Bowling at Sterling

The building on the southeast corner of Broadway and 85th St, up on the second floor once housed the Sterling bowling lanes. The entrance was on the side street. The building still stands.  It was a place I spent many many hours having fun.

There are three events which stand out alongside the fact that there was a regular bowling date with friends like Jon (who will no doubt comment as he has done before).

One was a simple but unusual  bowling event which involved a professional bowler and his attempts at the infamous 7-10 split. For those of you who do not know bowling, the 7-10 split is when the only pins left standing are the two that are farthest apart at the end of the lane. 

He was a young pro from the professional tour, or so we were told. They set a bench across the alley way down near the pins but far enough to keep him back a few steps. The pro stood just on the other side of the bench and tried repeatedly to make the 7-10 rolling his ball under the bench into that nefarious split. He never made it.

The second memory comes from a Saturday when I was bowling with one friend and we bowled three games each (well, that is what we planned).  I was so hot that morning that I bowled games two and three alone.


You have to understand that there was a high series trophy offered every week for three games, beginning each Saturday. Three successive games added together totaling more than anyone else who bowled Sterling that week. The Saturday morning in question I was amazing. I bowled 236, 215 and 201 giving me a total series score of 652.  It was entered in the book Saturday morning and there were no other entries that week. No one had a series higher than mine, so why make an entry  I was so proud of that accomplishment.  Never bowled anywhere near that well again.  The trophy is long gone.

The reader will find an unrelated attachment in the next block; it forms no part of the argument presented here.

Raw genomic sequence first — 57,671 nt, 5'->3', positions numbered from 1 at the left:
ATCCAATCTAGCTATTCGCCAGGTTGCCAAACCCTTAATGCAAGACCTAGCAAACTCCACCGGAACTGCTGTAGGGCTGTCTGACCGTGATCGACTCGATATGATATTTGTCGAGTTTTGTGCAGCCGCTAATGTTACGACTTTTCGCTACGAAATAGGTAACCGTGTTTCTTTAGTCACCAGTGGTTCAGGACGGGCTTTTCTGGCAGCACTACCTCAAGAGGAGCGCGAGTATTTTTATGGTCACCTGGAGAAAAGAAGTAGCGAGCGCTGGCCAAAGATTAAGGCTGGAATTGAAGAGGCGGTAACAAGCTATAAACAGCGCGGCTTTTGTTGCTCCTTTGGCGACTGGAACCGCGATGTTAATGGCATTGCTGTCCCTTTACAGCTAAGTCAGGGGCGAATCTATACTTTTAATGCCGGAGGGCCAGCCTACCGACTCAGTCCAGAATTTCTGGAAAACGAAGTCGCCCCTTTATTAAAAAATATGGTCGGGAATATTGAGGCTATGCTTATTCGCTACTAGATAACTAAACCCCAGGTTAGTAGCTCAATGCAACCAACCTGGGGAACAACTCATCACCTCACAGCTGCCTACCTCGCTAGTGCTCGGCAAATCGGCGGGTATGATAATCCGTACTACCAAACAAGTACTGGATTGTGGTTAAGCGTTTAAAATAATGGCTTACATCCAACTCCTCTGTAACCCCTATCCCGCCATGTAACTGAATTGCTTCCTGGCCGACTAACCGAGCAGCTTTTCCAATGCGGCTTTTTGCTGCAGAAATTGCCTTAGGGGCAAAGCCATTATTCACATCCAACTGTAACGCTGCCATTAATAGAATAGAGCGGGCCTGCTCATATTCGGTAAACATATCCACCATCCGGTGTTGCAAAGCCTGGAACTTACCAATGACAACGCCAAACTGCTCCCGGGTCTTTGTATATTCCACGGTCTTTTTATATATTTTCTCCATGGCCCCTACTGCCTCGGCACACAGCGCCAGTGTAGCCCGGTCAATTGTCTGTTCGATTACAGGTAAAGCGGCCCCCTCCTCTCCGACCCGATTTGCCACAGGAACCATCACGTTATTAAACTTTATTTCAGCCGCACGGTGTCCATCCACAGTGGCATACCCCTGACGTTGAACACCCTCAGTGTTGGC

The third event was the fire when Sterling went up in flames. It was a major, dangerous fire and I thought, a neighborhood catastrophe. We watched from the west side of Broadway as the fire grew. We knew that the heavily lacquered lanes would burn like crazy. And they did. What we didn’t know before that night was what happens when bowling balls are heated in an intense fire

Imagine our surprise when bowling balls started exploding through the roof.

That was the second fire in my lifetime at Sterling, and it brought bowling on that corner to an end.

4 thoughts on “Bowling at Sterling

  1. Well, as you called it, here I am. I remember Sterling well, although I haven’t lived in the east since 1967. Our little group from “original” PS 9 had a standing after-school bowling date once a week, with one of our parents alternating as a required sponsor/chaperone. There was you, me, Joel Greenfield, Danny Bernstein (both from your 222 building) and others you’ll remember better than me. Sometimes my younger brother Mike and Joel’s brother Leonard tagged along. There were only 10 or 12 lanes, and we often had waits of 30 minutes or more. None of us had our own balls (insert your own punch line here), but had favorites we recognized by their individual serial numbers. Anyway, I was saddened to hear about the fire some years ago. Many other memories seem to have gone up in smoke over the years (though not as literally as this one), and I’m grateful to you, old friend Ken, for resurrecting some of them. I’d love to hear your recollections about the camp we went to together, and the friends there (particularly female) who made my early teenage years so special.


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